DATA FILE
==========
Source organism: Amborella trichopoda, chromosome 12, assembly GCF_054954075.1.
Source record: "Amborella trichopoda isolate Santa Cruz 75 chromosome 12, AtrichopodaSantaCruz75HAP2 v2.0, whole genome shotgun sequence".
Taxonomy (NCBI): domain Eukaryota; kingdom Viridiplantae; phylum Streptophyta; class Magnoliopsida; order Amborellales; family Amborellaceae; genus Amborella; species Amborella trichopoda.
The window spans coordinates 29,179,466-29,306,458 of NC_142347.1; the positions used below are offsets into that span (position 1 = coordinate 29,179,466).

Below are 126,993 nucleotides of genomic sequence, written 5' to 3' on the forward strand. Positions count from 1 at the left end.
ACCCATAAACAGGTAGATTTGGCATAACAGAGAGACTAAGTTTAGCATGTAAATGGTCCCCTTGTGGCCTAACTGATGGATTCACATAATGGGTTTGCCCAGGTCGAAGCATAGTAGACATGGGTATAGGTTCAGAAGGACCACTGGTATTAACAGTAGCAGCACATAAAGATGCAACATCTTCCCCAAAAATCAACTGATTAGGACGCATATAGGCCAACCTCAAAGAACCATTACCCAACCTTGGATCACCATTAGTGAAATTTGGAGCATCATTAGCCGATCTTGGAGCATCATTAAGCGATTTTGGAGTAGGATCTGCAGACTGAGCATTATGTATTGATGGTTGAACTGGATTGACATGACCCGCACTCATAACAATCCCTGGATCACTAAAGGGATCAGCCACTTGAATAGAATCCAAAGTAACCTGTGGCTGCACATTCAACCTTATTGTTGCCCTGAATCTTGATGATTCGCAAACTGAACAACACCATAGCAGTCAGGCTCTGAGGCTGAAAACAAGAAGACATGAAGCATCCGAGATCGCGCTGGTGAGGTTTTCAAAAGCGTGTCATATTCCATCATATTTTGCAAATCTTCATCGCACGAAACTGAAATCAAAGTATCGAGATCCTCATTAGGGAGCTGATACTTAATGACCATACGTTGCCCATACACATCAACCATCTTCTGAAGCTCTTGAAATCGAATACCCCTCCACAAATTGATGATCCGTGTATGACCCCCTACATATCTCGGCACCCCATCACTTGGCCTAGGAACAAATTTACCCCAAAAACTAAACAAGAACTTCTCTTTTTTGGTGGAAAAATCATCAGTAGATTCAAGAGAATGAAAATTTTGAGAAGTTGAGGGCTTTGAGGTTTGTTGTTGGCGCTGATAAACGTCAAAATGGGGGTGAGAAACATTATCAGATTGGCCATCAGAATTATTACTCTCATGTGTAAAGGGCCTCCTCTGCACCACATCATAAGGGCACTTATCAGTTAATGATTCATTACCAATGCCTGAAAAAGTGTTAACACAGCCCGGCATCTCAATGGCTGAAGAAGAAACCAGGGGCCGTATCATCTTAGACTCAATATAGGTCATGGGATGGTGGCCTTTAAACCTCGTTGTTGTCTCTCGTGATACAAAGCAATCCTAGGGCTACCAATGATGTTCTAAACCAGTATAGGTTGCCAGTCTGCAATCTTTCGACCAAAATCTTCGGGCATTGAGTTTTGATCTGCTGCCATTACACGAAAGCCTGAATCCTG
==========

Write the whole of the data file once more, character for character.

Source organism: Amborella trichopoda, chromosome 12, assembly GCF_054954075.1.
Source record: "Amborella trichopoda isolate Santa Cruz 75 chromosome 12, AtrichopodaSantaCruz75HAP2 v2.0, whole genome shotgun sequence".
Taxonomy (NCBI): domain Eukaryota; kingdom Viridiplantae; phylum Streptophyta; class Magnoliopsida; order Amborellales; family Amborellaceae; genus Amborella; species Amborella trichopoda.
The window spans coordinates 29,179,466-29,306,458 of NC_142347.1; the positions used below are offsets into that span (position 1 = coordinate 29,179,466).

Below are 126,993 nucleotides of genomic sequence, written 5' to 3' on the forward strand. Positions count from 1 at the left end.
ACCCATAAACAGGTAGATTTGGCATAACAGAGAGACTAAGTTTAGCATGTAAATGGTCCCCTTGTGGCCTAACTGATGGATTCACATAATGGGTTTGCCCAGGTCGAAGCATAGTAGACATGGGTATAGGTTCAGAAGGACCACTGGTATTAACAGTAGCAGCACATAAAGATGCAACATCTTCCCCAAAAATCAACTGATTAGGACGCATATAGGCCAACCTCAAAGAACCATTACCCAACCTTGGATCACCATTAGTGAAATTTGGAGCATCATTAGCCGATCTTGGAGCATCATTAAGCGATTTTGGAGTAGGATCTGCAGACTGAGCATTATGTATTGATGGTTGAACTGGATTGACATGACCCGCACTCATAACAATCCCTGGATCACTAAAGGGATCAGCCACTTGAATAGAATCCAAAGTAACCTGTGGCTGCACATTCAACCTTATTGTTGCCCTGAATCTTGATGATTCGCAAACTGAACAACACCATAGCAGTCAGGCTCTGAGGCTGAAAACAAGAAGACATGAAGCATCCGAGATCGCGCTGGTGAGGTTTTCAAAAGCGTGTCATATTCCATCATATTTTGCAAATCTTCATCGCACGAAACTGAAATCAAAGTATCGAGATCCTCATTAGGGAGCTGATACTTAATGACCATACGTTGCCCATACACATCAACCATCTTCTGAAGCTCTTGAAATCGAATACCCCTCCACAAATTGATGATCCGTGTATGACCCCCTACATATCTCGGCACCCCATCACTTGGCCTAGGAACAAATTTACCCCAAAAACTAAACAAGAACTTCTCTTTTTTGGTGGAAAAATCATCAGTAGATTCAAGAGAATGAAAATTTTGAGAAGTTGAGGGCTTTGAGGTTTGTTGTTGGCGCTGATAAACGTCAAAATGGGGGTGAGAAACATTATCAGATTGGCCATCAGAATTATTACTCTCATGTGTAAAGGGCCTCCTCTGCACCACATCATAAGGGCACTTATCAGTTAATGATTCATTACCAATGCCTGAAAAAGTGTTAACACAGCCCGGCATCTCAATGGCTGAAGAAGAAACCAGGGGCCGTATCATCTTAGACTCAATATAGGTCATGGGATGGTGGCCTTTAAACCTCGTTGTTGTCTCTCGTGATACAAAGCAATCCTAGGGCTACCAATGATGTTCTAAACCAGTATAGGTTGCCAGTCTGCAATCTTTCGACCAAAATCTTCGGGCATTGAGTTTTGATCTGCTGCCATTACACGAAAGCCTGAATCCTG